10 Minutes with Ann Liv Young
The controversial artist shares the stage with a pig in Elektra.
The performance artist Ann Liv Young is most notorious as her alter ego Sherry, a platinum-blonde provocateur who lashes out at audiences and gives free therapy (Sherapy) in her roving Sherry Truck. But she can do other characters, too, as her dark, deranged takes on Snow White, Cinderella and Sleeping Beauty have shown. Turning to Greek mythology with her latest works—Elektra and its more portable companion piece, Elektra Cabaret—she offers a sympathetic portrait of the princess who plots with her brother to kill their mother for killing their father. This Elektra even has a pet: a live pig in the role of the Chorus. Both versions come to New York Live Arts, January 20–23 and 26–30, and both boast more dancing than much of Young's recent work.
One of our producers actually suggested it. I read as many versions as I could find, and loved the story. I can relate to Elektra's character, and I think a lot of people can, this woman who has dedicated her life to avenging her father's death. I'm interested in that intense will, to be so devoted that nothing can deter you from your goal.
Do you identify with that?
Sometimes I've felt super-strong and willful, and at other times I haven't cared as much about the path I'm on. I actually ended up exploring the other characters more, Elektra's mother (Clytemnestra) and brother (Orestes) and sister (Chrysothemis). How they operate gives you a lot of information about her. The show is fast and exhausting and has a lot of movement, which I haven't done in a while.
What kind of movement?
There's a lot of synchronization and singing while dancing, some improvisation and some set choreography. We do things that are very physically demanding. In the original version we have a fight scene, and we've hit heads before. That was scary. So we've had to figure out, How do we make this really terrifying but still safe?
Your work is often less physical, or at least less choreographed. What inspired the shift?
Around the time I started making Elektra, I was diagnosed with this rare inner ear disorder, superior canal dehiscence syndrome. It's basically like I have holes in the bones between my inner ear and brain, so I have constant vertigo. It's insane. Moving is one of the only things that alleviates the dizziness and stress. So that's why I wanted Elektra to have more movement. The disorder also makes you sensitive to loud noise, which is a huge part of my work. It's all very metaphorical. I just can't do what I've been doing. My body is like, “No."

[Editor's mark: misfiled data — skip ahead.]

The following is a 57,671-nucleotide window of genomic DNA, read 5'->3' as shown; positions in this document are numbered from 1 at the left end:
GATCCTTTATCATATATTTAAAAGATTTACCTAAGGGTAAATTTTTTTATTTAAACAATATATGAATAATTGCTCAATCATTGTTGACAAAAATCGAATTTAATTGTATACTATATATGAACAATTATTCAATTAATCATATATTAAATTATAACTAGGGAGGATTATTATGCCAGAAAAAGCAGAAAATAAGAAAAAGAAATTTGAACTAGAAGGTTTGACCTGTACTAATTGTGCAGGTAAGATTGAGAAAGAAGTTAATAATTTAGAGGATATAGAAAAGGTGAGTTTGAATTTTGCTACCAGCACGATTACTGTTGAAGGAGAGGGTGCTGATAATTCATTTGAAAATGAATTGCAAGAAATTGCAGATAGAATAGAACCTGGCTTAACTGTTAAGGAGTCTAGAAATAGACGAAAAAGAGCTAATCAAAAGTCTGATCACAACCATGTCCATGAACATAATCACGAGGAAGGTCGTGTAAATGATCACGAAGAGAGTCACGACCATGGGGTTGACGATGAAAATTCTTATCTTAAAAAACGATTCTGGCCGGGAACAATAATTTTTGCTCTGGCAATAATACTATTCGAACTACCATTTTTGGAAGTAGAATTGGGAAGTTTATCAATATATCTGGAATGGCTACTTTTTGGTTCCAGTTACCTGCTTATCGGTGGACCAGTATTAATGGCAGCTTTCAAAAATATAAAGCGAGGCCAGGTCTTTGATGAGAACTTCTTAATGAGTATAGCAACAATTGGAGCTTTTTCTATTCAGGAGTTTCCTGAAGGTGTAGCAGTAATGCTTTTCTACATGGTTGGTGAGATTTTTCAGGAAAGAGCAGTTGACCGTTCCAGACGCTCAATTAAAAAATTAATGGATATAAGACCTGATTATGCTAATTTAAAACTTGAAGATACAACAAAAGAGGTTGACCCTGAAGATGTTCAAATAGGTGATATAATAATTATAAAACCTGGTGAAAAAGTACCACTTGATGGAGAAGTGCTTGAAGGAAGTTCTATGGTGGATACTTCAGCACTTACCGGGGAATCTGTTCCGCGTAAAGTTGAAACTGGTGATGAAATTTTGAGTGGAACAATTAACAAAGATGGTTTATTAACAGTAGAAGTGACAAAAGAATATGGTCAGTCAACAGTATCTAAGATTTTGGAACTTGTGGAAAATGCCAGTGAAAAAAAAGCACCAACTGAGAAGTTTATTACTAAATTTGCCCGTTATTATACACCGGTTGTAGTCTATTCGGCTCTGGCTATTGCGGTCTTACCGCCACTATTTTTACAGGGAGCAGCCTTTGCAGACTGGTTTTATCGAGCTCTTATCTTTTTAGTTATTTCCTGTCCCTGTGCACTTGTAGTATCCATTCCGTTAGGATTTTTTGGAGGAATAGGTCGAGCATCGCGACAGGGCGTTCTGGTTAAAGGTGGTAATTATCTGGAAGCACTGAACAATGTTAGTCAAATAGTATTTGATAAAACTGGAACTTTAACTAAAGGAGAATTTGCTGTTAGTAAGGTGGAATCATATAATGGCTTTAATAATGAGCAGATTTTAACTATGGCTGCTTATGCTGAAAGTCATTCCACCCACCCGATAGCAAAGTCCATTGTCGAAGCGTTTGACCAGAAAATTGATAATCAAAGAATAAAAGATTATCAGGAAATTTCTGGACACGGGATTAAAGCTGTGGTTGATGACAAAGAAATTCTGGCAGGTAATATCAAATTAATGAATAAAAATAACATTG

I have to ask about the pig. Are you importing one from out of town?
We're getting it from my mom's farm in Virginia. We've only done the show in Europe, where they provide the pig and a pig handler and another pig in case the first doesn't work, because it's Europe and they have the capacity to do this. But here, we're just going to go get the pig. It will probably end up staying in my apartment.
Back in 2011 when Joe Lanteri first approached Katie Langan, chair of Marymount Manhattan College's dance department, about getting involved with New York City Dance Alliance, she was skeptical about the convention/competition world.
"But I was pleasantly surprised by the enormity of talent that was there," she says. "His goal was to start scholarship opportunities, and I said okay, I'm in."
Today, it's fair to say that Lanteri has far surpassed his goal of creating scholarship opportunities. But NYCDA has done so much more, bridging the gap between the convention world and the professional world by forging a wealth of partnerships with dance institutions from Marymount to The Ailey School to Complexions Contemporary Ballet and many more. There's a reason these companies and schools—some of whom otherwise may not see themselves as aligned with the convention/competition world—keep deepening their relationships with NYCDA.
Now, college scholarships are just one of many ways NYCDA has gone beyond the typical weekend-long convention experience and created life-changing opportunities for students. We rounded up some of the most notable ones:
We knew that Ivo van Hove and Anne Teresa de Keersmaeker's production of West Side Story would challenge our preconceived notions about the show.
But a recent Vogue story gives us a taste of just how nontraditional the Broadway revival will be. Most notably, van Hove is cutting "I Feel Pretty" and the "Somewhere" ballet, condensing the show into one act to better reflect the urgency of the 48-hour plot. (The choice has been approved by the West Side Story estate, including Sondheim, who has "long been uncomfortable" with some of the "I Feel Pretty" lyrics.)
"The show must go on" may be a platitude we use to get through everything from costume malfunctions to stormy moods. But when it came to overcoming a literal hurricane, Houston Ballet was buoyed by this mantra to go from devastated to dancing in a matter of weeks—with the help of Harlequin Floors, Houston Ballet's longstanding partner who sprang into action to build new floors in record time.